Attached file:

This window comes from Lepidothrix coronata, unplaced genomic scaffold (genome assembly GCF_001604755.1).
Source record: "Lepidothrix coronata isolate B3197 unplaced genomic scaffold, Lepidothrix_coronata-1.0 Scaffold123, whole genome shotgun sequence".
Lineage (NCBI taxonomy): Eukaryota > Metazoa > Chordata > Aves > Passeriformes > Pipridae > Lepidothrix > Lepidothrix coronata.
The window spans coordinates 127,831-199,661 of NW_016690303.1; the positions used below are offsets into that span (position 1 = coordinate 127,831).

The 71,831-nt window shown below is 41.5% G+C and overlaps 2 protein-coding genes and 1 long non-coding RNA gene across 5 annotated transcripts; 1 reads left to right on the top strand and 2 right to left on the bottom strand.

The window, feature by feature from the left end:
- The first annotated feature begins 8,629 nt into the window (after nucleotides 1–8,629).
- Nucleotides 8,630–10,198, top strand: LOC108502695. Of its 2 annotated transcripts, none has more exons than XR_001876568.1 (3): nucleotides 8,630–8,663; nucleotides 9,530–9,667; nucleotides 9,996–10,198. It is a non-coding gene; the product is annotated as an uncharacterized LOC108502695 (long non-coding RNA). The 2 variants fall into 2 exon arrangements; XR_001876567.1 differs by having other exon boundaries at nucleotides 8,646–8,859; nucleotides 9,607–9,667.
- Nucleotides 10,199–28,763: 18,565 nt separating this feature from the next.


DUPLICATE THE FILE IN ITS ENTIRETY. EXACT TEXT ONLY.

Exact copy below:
This window comes from Lepidothrix coronata, unplaced genomic scaffold (genome assembly GCF_001604755.1).
Source record: "Lepidothrix coronata isolate B3197 unplaced genomic scaffold, Lepidothrix_coronata-1.0 Scaffold123, whole genome shotgun sequence".
Lineage (NCBI taxonomy): Eukaryota > Metazoa > Chordata > Aves > Passeriformes > Pipridae > Lepidothrix > Lepidothrix coronata.
The window spans coordinates 127,831-199,661 of NW_016690303.1; the positions used below are offsets into that span (position 1 = coordinate 127,831).

The 71,831-nt window shown below is 41.5% G+C and overlaps 2 protein-coding genes and 1 long non-coding RNA gene across 5 annotated transcripts; 1 reads left to right on the top strand and 2 right to left on the bottom strand.

The window, feature by feature from the left end:
- The first annotated feature begins 8,629 nt into the window (after nucleotides 1–8,629).
- Nucleotides 8,630–10,198, top strand: LOC108502695. Of its 2 annotated transcripts, none has more exons than XR_001876568.1 (3): nucleotides 8,630–8,663; nucleotides 9,530–9,667; nucleotides 9,996–10,198. It is a non-coding gene; the product is annotated as an uncharacterized LOC108502695 (long non-coding RNA). The 2 variants fall into 2 exon arrangements; XR_001876567.1 differs by having other exon boundaries at nucleotides 8,646–8,859; nucleotides 9,607–9,667.
- Nucleotides 10,199–28,763: 18,565 nt separating this feature from the next.